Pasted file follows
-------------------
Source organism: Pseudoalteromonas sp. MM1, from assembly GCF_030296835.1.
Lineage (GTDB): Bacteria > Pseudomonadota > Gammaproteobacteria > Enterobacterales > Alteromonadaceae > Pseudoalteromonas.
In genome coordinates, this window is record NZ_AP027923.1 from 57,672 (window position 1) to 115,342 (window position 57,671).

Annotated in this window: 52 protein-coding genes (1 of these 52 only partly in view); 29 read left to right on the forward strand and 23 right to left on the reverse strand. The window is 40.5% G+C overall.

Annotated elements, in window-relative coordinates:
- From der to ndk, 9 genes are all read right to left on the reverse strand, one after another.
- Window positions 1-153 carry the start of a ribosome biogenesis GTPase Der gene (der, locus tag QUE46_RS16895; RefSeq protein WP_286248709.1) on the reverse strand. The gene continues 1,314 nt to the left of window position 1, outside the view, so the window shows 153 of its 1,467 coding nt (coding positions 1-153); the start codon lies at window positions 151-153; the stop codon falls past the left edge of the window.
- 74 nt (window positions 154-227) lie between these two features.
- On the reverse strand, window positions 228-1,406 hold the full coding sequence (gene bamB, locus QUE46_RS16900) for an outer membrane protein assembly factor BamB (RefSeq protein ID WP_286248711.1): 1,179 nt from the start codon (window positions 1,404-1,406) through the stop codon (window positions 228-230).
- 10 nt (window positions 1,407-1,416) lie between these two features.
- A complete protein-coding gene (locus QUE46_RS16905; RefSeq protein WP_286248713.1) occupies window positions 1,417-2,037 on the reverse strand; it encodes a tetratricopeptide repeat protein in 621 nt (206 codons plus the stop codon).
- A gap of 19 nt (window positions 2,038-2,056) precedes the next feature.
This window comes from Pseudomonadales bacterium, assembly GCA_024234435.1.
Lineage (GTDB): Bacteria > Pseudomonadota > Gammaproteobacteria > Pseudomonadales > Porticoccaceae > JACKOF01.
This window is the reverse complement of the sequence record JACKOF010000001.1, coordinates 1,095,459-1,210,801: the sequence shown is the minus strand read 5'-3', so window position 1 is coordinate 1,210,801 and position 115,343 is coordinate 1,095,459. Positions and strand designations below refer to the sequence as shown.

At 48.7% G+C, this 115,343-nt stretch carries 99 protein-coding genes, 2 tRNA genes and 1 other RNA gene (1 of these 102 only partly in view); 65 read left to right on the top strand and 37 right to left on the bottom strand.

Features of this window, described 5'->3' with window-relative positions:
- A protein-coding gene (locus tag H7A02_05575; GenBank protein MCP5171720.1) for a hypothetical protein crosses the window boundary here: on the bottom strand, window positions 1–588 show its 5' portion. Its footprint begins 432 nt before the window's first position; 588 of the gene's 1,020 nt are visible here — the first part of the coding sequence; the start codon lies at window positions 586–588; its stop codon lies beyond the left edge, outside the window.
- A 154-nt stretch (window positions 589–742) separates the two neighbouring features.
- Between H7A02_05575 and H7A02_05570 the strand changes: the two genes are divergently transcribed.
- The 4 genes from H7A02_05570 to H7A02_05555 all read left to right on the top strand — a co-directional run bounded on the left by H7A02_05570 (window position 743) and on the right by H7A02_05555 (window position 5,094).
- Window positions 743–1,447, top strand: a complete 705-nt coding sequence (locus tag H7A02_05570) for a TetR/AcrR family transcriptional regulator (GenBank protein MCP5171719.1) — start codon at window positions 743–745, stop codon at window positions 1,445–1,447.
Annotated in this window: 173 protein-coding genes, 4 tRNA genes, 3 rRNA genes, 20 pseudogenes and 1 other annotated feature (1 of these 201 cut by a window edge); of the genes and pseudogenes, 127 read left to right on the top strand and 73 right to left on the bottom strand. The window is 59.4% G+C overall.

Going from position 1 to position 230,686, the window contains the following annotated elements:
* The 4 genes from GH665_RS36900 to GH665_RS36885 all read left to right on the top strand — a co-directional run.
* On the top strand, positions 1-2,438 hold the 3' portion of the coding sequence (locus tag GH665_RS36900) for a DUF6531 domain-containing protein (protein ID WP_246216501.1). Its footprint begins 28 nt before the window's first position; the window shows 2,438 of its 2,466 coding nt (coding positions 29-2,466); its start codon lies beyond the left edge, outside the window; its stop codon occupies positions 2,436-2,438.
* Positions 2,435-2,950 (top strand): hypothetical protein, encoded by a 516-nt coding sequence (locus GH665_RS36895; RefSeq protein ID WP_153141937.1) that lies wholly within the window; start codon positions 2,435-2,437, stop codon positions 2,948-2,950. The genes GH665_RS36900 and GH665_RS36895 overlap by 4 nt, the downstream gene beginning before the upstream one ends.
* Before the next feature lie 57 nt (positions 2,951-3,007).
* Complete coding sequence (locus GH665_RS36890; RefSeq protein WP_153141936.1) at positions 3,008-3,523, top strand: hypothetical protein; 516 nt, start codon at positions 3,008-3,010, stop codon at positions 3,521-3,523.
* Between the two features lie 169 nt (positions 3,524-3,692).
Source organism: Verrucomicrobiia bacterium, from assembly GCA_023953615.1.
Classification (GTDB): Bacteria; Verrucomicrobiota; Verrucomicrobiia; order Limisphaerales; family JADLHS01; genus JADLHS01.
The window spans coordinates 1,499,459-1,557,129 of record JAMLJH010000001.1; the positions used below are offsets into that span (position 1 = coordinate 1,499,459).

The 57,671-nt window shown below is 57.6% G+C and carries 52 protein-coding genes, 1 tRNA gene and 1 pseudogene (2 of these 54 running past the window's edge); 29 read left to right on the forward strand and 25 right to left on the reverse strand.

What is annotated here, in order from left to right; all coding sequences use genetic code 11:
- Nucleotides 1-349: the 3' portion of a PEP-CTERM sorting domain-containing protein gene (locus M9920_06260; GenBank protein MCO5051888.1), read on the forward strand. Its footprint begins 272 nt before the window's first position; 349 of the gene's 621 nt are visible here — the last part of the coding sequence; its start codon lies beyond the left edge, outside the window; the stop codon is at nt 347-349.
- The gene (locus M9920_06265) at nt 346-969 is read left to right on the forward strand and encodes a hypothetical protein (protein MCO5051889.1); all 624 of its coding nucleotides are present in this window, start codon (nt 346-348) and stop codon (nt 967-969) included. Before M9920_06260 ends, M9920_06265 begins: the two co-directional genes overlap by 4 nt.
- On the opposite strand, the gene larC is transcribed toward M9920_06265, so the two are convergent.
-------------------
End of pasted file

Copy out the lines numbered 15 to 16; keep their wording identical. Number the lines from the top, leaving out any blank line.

This window is the reverse complement of the sequence record JACKOF010000001.1, coordinates 1,095,459-1,210,801: the sequence shown is the minus strand read 5'-3', so window position 1 is coordinate 1,210,801 and position 115,343 is coordinate 1,095,459. Positions and strand designations below refer to the sequence as shown.

At 48.7% G+C, this 115,343-nt stretch carries 99 protein-coding genes, 2 tRNA genes and 1 other RNA gene (1 of these 102 only partly in view); 65 read left to right on the top strand and 37 right to left on the bottom strand.